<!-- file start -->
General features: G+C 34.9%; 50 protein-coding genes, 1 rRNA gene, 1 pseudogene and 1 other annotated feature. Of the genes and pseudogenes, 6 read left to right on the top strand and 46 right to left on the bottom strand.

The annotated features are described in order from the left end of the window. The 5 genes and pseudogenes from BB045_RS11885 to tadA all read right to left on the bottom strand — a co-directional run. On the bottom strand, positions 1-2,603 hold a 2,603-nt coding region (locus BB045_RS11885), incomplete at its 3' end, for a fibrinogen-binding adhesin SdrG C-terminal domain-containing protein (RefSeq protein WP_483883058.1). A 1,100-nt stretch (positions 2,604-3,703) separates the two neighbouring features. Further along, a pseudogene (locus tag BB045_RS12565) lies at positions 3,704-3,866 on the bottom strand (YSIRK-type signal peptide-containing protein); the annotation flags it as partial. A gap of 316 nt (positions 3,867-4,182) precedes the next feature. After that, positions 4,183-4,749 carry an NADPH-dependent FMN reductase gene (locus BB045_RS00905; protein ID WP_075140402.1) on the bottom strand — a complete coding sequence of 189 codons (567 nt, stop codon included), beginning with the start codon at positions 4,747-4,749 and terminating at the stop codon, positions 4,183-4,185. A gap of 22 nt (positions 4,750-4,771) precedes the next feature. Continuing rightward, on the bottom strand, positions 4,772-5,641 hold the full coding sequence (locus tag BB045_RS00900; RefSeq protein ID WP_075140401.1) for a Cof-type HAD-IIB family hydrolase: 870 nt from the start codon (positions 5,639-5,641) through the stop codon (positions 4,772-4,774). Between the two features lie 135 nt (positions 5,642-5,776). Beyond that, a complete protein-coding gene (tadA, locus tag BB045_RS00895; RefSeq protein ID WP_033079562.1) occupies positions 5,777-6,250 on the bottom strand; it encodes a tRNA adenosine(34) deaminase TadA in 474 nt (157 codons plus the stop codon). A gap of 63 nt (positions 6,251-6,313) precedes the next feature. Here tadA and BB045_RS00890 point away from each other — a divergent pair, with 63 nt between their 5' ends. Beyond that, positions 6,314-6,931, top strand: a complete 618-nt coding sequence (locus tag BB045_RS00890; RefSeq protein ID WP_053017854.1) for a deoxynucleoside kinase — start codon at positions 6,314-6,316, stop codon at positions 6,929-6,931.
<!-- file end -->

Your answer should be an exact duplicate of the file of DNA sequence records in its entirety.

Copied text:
General features: G+C 34.9%; 50 protein-coding genes, 1 rRNA gene, 1 pseudogene and 1 other annotated feature. Of the genes and pseudogenes, 6 read left to right on the top strand and 46 right to left on the bottom strand.

The annotated features are described in order from the left end of the window. The 5 genes and pseudogenes from BB045_RS11885 to tadA all read right to left on the bottom strand — a co-directional run. On the bottom strand, positions 1-2,603 hold a 2,603-nt coding region (locus BB045_RS11885), incomplete at its 3' end, for a fibrinogen-binding adhesin SdrG C-terminal domain-containing protein (RefSeq protein WP_483883058.1). A 1,100-nt stretch (positions 2,604-3,703) separates the two neighbouring features. Further along, a pseudogene (locus tag BB045_RS12565) lies at positions 3,704-3,866 on the bottom strand (YSIRK-type signal peptide-containing protein); the annotation flags it as partial. A gap of 316 nt (positions 3,867-4,182) precedes the next feature. After that, positions 4,183-4,749 carry an NADPH-dependent FMN reductase gene (locus BB045_RS00905; protein ID WP_075140402.1) on the bottom strand — a complete coding sequence of 189 codons (567 nt, stop codon included), beginning with the start codon at positions 4,747-4,749 and terminating at the stop codon, positions 4,183-4,185. A gap of 22 nt (positions 4,750-4,771) precedes the next feature. Continuing rightward, on the bottom strand, positions 4,772-5,641 hold the full coding sequence (locus tag BB045_RS00900; RefSeq protein ID WP_075140401.1) for a Cof-type HAD-IIB family hydrolase: 870 nt from the start codon (positions 5,639-5,641) through the stop codon (positions 4,772-4,774). Between the two features lie 135 nt (positions 5,642-5,776). Beyond that, a complete protein-coding gene (tadA, locus tag BB045_RS00895; RefSeq protein ID WP_033079562.1) occupies positions 5,777-6,250 on the bottom strand; it encodes a tRNA adenosine(34) deaminase TadA in 474 nt (157 codons plus the stop codon). A gap of 63 nt (positions 6,251-6,313) precedes the next feature. Here tadA and BB045_RS00890 point away from each other — a divergent pair, with 63 nt between their 5' ends. Beyond that, positions 6,314-6,931, top strand: a complete 618-nt coding sequence (locus tag BB045_RS00890; RefSeq protein ID WP_053017854.1) for a deoxynucleoside kinase — start codon at positions 6,314-6,316, stop codon at positions 6,929-6,931.